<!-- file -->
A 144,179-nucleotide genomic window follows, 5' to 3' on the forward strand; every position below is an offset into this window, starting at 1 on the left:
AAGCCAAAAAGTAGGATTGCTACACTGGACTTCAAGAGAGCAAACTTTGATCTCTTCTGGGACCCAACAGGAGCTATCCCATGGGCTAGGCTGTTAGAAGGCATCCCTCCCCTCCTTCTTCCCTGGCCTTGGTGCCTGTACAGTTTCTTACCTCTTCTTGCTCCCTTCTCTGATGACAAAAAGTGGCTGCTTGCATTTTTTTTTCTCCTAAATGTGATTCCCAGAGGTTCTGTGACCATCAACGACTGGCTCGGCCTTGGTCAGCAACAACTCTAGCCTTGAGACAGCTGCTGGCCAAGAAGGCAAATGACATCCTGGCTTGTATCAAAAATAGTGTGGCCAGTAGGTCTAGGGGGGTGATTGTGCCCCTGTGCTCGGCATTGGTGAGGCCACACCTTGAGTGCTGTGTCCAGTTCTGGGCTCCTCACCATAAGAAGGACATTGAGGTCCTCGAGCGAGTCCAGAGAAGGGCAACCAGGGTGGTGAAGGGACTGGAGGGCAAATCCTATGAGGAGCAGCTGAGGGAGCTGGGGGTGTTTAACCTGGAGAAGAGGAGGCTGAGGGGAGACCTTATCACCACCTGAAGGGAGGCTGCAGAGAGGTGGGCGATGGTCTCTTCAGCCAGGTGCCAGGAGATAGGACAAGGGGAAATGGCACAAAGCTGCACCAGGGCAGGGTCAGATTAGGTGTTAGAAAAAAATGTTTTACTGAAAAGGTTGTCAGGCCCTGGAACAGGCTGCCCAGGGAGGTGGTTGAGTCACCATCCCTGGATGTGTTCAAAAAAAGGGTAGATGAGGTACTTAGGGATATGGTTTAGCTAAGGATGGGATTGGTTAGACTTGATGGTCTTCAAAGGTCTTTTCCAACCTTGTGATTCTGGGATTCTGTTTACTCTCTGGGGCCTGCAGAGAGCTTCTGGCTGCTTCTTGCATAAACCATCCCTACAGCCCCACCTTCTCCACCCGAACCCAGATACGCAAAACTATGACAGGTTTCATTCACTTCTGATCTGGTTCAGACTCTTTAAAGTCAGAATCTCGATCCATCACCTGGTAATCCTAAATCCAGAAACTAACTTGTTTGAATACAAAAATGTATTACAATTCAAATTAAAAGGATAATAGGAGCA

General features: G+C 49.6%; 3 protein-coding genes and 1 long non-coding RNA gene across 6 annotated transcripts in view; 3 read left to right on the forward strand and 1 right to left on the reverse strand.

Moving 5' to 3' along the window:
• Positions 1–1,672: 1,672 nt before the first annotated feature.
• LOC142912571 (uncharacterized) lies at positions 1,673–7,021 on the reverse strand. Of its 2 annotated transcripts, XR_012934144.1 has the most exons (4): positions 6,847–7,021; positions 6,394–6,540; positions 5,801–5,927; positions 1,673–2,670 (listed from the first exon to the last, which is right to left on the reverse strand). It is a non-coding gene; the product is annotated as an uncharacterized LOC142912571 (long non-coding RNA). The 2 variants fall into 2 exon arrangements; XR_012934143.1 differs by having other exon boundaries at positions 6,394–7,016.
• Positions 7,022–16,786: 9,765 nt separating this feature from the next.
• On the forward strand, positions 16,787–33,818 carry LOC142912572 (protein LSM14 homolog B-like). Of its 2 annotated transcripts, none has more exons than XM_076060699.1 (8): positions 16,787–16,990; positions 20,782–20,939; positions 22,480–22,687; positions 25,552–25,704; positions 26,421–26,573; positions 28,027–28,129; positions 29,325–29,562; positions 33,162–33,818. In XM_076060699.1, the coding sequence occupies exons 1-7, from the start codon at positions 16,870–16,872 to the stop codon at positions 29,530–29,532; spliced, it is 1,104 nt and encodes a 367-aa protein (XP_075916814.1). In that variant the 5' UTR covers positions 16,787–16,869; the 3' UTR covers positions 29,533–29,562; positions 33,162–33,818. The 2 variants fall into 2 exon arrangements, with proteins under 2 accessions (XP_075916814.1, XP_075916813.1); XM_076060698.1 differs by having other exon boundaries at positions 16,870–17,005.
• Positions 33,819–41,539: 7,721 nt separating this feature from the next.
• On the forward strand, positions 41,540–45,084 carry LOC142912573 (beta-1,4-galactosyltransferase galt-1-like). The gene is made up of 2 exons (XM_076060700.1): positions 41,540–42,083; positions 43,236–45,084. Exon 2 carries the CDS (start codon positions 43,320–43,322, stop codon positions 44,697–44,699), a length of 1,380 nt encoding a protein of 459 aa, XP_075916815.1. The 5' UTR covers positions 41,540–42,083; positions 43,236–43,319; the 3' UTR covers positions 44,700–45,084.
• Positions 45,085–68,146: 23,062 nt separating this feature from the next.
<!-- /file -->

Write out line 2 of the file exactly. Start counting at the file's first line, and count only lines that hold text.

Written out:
AAGCCAAAAAGTAGGATTGCTACACTGGACTTCAAGAGAGCAAACTTTGATCTCTTCTGGGACCCAACAGGAGCTATCCCATGGGCTAGGCTGTTAGAAGGCATCCCTCCCCTCCTTCTTCCCTGGCCTTGGTGCCTGTACAGTTTCTTACCTCTTCTTGCTCCCTTCTCTGATGACAAAAAGTGGCTGCTTGCATTTTTTTTTCTCCTAAATGTGATTCCCAGAGGTTCTGTGACCATCAACGACTGGCTCGGCCTTGGTCAGCAACAACTCTAGCCTTGAGACAGCTGCTGGCCAAGAAGGCAAATGACATCCTGGCTTGTATCAAAAATAGTGTGGCCAGTAGGTCTAGGGGGGTGATTGTGCCCCTGTGCTCGGCATTGGTGAGGCCACACCTTGAGTGCTGTGTCCAGTTCTGGGCTCCTCACCATAAGAAGGACATTGAGGTCCTCGAGCGAGTCCAGAGAAGGGCAACCAGGGTGGTGAAGGGACTGGAGGGCAAATCCTATGAGGAGCAGCTGAGGGAGCTGGGGGTGTTTAACCTGGAGAAGAGGAGGCTGAGGGGAGACCTTATCACCACCTGAAGGGAGGCTGCAGAGAGGTGGGCGATGGTCTCTTCAGCCAGGTGCCAGGAGATAGGACAAGGGGAAATGGCACAAAGCTGCACCAGGGCAGGGTCAGATTAGGTGTTAGAAAAAAATGTTTTACTGAAAAGGTTGTCAGGCCCTGGAACAGGCTGCCCAGGGAGGTGGTTGAGTCACCATCCCTGGATGTGTTCAAAAAAAGGGTAGATGAGGTACTTAGGGATATGGTTTAGCTAAGGATGGGATTGGTTAGACTTGATGGTCTTCAAAGGTCTTTTCCAACCTTGTGATTCTGGGATTCTGTTTACTCTCTGGGGCCTGCAGAGAGCTTCTGGCTGCTTCTTGCATAAACCATCCCTACAGCCCCACCTTCTCCACCCGAACCCAGATACGCAAAACTATGACAGGTTTCATTCACTTCTGATCTGGTTCAGACTCTTTAAAGTCAGAATCTCGATCCATCACCTGGTAATCCTAAATCCAGAAACTAACTTGTTTGAATACAAAAATGTATTACAATTCAAATTAAAAGGATAATAGGAGCA